The Google Home Mini isn’t out yet, but Google is already traffic with an issue associated to it.
Artem Russakovskii, the founder of Android Police, tells the harrowing story of a Google Home Mini left rogue. Russakovskii’s pre-release unit, which he picked up from Google’s Oct 4 eventuality for the tech press, has apparently available “thousands of times a day” and attempted to respond to random noises. After swapping the device with Google, Google engineers dynamic that Russakovskii’s Home Mini had a poor hold row that was induction “phantom” hold events. The Mini has a touch-sensitive surface, and, to issue a command, you can possibly contend “OK Google” or prolonged press on the top. Russakovskii’s section was apparently registering touches at random, so it would incidentally start recording audio of his home and storing it on Google’s servers.
Google concurred the issue on a support page, saying, “The Google Home group is wakeful of an issue impacting a tiny series of Google Home Mini inclination that could means the touch-control resource to act incorrectly. We immediately rolled out a program refurbish on Oct 7 to lessen the issue.”
For now, Google’s “mitigation” to the issue has been to update all Google Home Minis to totally disable the “long-press to talk” functionality. The company also says it “removed any activity/queries that were combined by long-pressing the top of a Google Home Mini between Oct 4 and Oct 7, when the program refurbish was rolled out.”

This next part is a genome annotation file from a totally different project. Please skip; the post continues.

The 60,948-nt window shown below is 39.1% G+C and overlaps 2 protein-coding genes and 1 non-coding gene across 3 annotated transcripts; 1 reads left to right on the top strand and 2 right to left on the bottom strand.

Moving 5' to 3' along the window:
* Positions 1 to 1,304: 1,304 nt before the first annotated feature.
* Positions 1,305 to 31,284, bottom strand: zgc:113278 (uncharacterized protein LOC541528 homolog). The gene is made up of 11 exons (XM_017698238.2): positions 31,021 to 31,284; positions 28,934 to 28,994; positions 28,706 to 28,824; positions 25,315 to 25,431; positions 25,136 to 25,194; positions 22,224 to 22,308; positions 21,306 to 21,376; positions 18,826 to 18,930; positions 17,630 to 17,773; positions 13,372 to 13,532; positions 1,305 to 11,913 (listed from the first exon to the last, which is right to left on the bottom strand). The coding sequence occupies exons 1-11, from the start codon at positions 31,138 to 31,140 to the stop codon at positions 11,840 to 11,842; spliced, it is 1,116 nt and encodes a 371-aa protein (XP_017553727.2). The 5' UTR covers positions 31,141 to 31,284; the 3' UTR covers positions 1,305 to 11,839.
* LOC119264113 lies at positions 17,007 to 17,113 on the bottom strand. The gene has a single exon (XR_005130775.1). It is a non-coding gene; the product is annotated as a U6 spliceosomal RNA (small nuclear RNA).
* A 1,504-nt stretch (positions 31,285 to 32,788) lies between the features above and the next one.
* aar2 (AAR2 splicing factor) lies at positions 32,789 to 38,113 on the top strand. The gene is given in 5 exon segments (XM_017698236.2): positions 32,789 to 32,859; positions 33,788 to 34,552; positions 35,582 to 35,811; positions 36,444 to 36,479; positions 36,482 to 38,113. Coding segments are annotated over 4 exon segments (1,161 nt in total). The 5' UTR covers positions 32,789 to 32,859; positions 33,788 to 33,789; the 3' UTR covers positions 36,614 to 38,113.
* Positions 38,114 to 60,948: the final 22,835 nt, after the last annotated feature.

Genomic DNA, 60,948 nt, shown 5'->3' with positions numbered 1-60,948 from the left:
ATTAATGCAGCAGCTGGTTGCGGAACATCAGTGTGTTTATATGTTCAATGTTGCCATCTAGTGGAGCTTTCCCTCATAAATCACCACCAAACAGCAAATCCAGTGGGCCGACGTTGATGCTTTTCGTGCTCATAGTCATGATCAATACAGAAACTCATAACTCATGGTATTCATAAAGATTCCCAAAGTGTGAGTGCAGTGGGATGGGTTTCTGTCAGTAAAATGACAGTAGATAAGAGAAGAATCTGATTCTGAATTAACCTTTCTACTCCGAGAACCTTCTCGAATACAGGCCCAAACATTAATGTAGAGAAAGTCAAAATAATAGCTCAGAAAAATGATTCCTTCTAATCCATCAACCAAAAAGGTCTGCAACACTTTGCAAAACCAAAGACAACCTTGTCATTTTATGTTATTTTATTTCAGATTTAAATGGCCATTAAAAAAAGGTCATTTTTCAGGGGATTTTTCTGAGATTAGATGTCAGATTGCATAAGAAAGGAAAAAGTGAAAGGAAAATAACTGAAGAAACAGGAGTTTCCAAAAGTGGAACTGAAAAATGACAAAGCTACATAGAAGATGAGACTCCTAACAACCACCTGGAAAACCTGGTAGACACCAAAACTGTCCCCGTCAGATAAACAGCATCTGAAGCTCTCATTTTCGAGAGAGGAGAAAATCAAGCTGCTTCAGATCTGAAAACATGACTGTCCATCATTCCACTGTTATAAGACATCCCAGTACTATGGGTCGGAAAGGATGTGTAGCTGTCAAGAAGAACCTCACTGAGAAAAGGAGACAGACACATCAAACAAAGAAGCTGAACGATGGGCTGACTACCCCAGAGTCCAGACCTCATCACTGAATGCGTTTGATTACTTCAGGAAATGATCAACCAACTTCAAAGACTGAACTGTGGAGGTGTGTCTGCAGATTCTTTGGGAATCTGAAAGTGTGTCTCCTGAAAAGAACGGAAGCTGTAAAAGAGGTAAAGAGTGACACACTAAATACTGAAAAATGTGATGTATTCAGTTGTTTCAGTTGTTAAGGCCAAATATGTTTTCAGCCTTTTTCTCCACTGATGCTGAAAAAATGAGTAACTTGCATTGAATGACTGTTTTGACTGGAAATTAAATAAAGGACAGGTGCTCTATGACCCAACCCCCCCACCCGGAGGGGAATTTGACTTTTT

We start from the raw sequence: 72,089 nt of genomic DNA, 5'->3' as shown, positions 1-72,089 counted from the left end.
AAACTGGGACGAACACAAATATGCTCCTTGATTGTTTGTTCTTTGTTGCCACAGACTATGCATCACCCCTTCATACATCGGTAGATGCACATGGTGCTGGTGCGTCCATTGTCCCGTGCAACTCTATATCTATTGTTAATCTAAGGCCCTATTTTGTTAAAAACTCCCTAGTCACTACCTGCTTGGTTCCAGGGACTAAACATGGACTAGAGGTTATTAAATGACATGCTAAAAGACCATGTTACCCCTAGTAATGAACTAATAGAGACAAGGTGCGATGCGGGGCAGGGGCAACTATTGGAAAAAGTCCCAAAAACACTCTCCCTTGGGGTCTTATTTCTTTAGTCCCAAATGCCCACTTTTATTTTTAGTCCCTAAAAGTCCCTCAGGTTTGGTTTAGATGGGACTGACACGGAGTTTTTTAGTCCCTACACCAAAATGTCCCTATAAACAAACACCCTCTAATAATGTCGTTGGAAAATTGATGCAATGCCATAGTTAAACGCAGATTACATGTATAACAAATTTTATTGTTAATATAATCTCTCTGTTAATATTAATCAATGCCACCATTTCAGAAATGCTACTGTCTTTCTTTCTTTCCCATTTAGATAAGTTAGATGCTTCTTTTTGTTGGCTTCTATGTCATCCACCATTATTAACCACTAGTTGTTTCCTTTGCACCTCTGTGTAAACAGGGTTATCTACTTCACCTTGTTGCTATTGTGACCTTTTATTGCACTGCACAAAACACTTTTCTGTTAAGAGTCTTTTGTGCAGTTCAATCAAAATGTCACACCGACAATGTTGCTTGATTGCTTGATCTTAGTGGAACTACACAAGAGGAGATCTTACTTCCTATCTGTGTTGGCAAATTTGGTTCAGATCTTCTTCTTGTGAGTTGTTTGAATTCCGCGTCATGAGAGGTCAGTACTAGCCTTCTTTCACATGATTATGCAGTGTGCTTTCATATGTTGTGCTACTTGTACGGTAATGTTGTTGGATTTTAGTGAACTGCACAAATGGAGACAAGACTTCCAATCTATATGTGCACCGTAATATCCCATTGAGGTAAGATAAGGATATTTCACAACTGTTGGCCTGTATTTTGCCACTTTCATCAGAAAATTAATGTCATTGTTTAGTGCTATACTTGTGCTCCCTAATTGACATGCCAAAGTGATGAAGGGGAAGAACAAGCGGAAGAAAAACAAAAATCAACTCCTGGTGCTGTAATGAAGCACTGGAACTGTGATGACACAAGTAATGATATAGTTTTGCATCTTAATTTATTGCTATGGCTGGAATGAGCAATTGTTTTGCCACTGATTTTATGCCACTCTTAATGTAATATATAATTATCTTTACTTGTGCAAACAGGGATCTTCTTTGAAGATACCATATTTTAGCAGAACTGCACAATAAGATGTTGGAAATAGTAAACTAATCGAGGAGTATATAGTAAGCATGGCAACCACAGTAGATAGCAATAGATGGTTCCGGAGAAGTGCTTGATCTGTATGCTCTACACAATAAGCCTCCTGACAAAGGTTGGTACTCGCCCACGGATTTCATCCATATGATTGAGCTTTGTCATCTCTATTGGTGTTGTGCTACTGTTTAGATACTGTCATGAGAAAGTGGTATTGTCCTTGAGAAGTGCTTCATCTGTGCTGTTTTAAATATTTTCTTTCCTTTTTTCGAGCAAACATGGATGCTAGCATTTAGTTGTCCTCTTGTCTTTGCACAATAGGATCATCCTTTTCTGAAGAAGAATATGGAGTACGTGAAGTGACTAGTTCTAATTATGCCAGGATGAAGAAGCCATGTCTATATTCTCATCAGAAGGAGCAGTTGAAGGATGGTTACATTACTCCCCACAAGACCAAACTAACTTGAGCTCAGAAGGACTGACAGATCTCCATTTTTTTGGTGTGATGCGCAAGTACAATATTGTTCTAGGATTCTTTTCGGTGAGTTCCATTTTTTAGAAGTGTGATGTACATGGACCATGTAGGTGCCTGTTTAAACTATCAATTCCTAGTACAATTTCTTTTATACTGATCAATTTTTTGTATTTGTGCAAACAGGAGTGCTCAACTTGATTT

Google says the people affected are those “who perceived an early recover Google Home Mini device at new Made by Google events.” “Made By Google” events presumably don’t just cover the press event; they also cover the pre-release giveaways that have been occurring at pop-up stores opposite the US and Canada. The Google Home Mini won’t strictly hit store shelves until Oct 19.
Ars can endorse that the pre-release Mini had the long-touch functionality when we first set it up, and the touch-to-talk underline was recently disabled. Our Mini never went crazy by recording at random.
Russakovskii seems happy with Google’s response. He says the company replied to his initial e-mail within 10 mins and issued a poultice patch the day after his report. Disabling hold control isn’t a permanent solution, but it was a quick one. If Google can’t adjust the hold sensitivity through a program upgrade, it competence have to remember the units it has sent out. However widespread this issue is (we haven’t seen any other reports like this), the good news is that this was held before the product hit store shelves. Presumably, Google has warehouses full of units that it can test, debug, adjust, and maybe even delay.